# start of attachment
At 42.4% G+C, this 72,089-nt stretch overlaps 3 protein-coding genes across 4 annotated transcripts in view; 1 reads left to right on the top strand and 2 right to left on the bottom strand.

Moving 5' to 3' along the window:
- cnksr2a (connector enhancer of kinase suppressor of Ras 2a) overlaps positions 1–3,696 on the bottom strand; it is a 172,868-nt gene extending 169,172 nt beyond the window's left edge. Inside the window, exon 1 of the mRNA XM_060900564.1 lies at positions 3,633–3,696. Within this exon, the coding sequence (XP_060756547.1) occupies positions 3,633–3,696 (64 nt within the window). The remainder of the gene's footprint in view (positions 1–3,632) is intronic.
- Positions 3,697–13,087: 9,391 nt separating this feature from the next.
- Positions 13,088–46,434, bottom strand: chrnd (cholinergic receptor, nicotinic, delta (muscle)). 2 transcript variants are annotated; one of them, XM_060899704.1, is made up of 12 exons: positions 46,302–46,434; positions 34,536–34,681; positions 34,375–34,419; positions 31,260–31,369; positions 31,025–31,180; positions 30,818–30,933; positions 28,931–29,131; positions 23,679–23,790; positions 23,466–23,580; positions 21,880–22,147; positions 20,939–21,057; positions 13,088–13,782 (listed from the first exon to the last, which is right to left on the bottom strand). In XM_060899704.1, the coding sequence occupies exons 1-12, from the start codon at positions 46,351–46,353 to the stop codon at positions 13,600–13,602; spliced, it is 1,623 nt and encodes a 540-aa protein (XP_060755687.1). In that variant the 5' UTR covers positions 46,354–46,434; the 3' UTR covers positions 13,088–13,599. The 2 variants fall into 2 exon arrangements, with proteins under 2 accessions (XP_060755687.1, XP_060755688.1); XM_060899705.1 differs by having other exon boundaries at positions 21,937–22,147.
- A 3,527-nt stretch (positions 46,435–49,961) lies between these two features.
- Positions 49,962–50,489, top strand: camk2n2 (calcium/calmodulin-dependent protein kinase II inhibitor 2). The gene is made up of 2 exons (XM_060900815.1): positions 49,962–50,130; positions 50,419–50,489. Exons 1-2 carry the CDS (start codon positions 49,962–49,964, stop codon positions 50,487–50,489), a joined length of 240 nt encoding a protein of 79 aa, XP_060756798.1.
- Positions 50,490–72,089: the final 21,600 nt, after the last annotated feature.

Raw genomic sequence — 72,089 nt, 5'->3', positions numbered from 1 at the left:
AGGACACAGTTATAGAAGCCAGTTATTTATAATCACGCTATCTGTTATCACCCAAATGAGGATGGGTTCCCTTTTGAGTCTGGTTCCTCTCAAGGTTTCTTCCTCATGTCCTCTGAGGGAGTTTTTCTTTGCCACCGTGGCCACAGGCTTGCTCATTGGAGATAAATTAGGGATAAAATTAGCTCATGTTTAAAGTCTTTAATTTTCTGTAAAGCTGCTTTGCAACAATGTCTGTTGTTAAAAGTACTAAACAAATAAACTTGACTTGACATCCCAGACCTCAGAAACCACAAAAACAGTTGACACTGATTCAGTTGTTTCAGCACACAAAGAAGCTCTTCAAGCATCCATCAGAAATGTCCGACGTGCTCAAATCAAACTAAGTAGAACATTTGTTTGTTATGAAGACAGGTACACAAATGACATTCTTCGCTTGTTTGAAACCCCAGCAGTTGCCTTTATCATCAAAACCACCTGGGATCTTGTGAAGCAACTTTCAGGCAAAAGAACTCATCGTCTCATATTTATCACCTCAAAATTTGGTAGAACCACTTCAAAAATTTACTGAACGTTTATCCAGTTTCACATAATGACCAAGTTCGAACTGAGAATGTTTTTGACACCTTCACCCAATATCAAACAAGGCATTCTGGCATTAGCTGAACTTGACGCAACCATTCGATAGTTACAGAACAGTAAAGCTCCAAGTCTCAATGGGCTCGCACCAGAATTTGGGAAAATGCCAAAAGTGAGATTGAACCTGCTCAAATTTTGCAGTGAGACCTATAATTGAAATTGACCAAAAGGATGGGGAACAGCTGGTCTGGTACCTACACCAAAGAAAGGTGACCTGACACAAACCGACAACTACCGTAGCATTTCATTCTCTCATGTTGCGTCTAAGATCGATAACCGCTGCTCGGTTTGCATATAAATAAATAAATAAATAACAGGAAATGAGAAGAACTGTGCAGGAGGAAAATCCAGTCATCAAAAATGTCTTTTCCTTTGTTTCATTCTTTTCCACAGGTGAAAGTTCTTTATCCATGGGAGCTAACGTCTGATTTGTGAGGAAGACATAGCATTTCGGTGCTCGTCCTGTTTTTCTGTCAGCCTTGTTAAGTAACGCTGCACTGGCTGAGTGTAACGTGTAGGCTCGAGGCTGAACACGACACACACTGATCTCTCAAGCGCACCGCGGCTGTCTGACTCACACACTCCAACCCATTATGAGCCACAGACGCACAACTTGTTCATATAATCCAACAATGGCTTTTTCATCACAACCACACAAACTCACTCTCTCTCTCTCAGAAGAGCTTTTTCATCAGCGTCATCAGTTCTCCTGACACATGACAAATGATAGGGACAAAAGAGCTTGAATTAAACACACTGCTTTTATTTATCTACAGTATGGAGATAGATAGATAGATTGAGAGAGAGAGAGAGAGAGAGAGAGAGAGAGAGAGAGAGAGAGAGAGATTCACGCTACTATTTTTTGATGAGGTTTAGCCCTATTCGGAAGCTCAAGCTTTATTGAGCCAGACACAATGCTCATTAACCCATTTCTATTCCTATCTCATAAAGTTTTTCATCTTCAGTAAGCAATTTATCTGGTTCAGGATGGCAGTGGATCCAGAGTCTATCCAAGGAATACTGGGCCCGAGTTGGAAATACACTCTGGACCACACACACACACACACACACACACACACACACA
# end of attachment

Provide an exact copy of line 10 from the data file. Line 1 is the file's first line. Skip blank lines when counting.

AGGACACAGTTATAGAAGCCAGTTATTTATAATCACGCTATCTGTTATCACCCAAATGAGGATGGGTTCCCTTTTGAGTCTGGTTCCTCTCAAGGTTTCTTCCTCATGTCCTCTGAGGGAGTTTTTCTTTGCCACCGTGGCCACAGGCTTGCTCATTGGAGATAAATTAGGGATAAAATTAGCTCATGTTTAAAGTCTTTAATTTTCTGTAAAGCTGCTTTGCAACAATGTCTGTTGTTAAAAGTACTAAACAAATAAACTTGACTTGACATCCCAGACCTCAGAAACCACAAAAACAGTTGACACTGATTCAGTTGTTTCAGCACACAAAGAAGCTCTTCAAGCATCCATCAGAAATGTCCGACGTGCTCAAATCAAACTAAGTAGAACATTTGTTTGTTATGAAGACAGGTACACAAATGACATTCTTCGCTTGTTTGAAACCCCAGCAGTTGCCTTTATCATCAAAACCACCTGGGATCTTGTGAAGCAACTTTCAGGCAAAAGAACTCATCGTCTCATATTTATCACCTCAAAATTTGGTAGAACCACTTCAAAAATTTACTGAACGTTTATCCAGTTTCACATAATGACCAAGTTCGAACTGAGAATGTTTTTGACACCTTCACCCAATATCAAACAAGGCATTCTGGCATTAGCTGAACTTGACGCAACCATTCGATAGTTACAGAACAGTAAAGCTCCAAGTCTCAATGGGCTCGCACCAGAATTTGGGAAAATGCCAAAAGTGAGATTGAACCTGCTCAAATTTTGCAGTGAGACCTATAATTGAAATTGACCAAAAGGATGGGGAACAGCTGGTCTGGTACCTACACCAAAGAAAGGTGACCTGACACAAACCGACAACTACCGTAGCATTTCATTCTCTCATGTTGCGTCTAAGATCGATAACCGCTGCTCGGTTTGCATATAAATAAATAAATAAATAACAGGAAATGAGAAGAACTGTGCAGGAGGAAAATCCAGTCATCAAAAATGTCTTTTCCTTTGTTTCATTCTTTTCCACAGGTGAAAGTTCTTTATCCATGGGAGCTAACGTCTGATTTGTGAGGAAGACATAGCATTTCGGTGCTCGTCCTGTTTTTCTGTCAGCCTTGTTAAGTAACGCTGCACTGGCTGAGTGTAACGTGTAGGCTCGAGGCTGAACACGACACACACTGATCTCTCAAGCGCACCGCGGCTGTCTGACTCACACACTCCAACCCATTATGAGCCACAGACGCACAACTTGTTCATATAATCCAACAATGGCTTTTTCATCACAACCACACAAACTCACTCTCTCTCTCTCAGAAGAGCTTTTTCATCAGCGTCATCAGTTCTCCTGACACATGACAAATGATAGGGACAAAAGAGCTTGAATTAAACACACTGCTTTTATTTATCTACAGTATGGAGATAGATAGATAGATTGAGAGAGAGAGAGAGAGAGAGAGAGAGAGAGAGAGAGAGAGAGAGAGATTCACGCTACTATTTTTTGATGAGGTTTAGCCCTATTCGGAAGCTCAAGCTTTATTGAGCCAGACACAATGCTCATTAACCCATTTCTATTCCTATCTCATAAAGTTTTTCATCTTCAGTAAGCAATTTATCTGGTTCAGGATGGCAGTGGATCCAGAGTCTATCCAAGGAATACTGGGCCCGAGTTGGAAATACACTCTGGACCACACACACACACACACACACACACACACACACA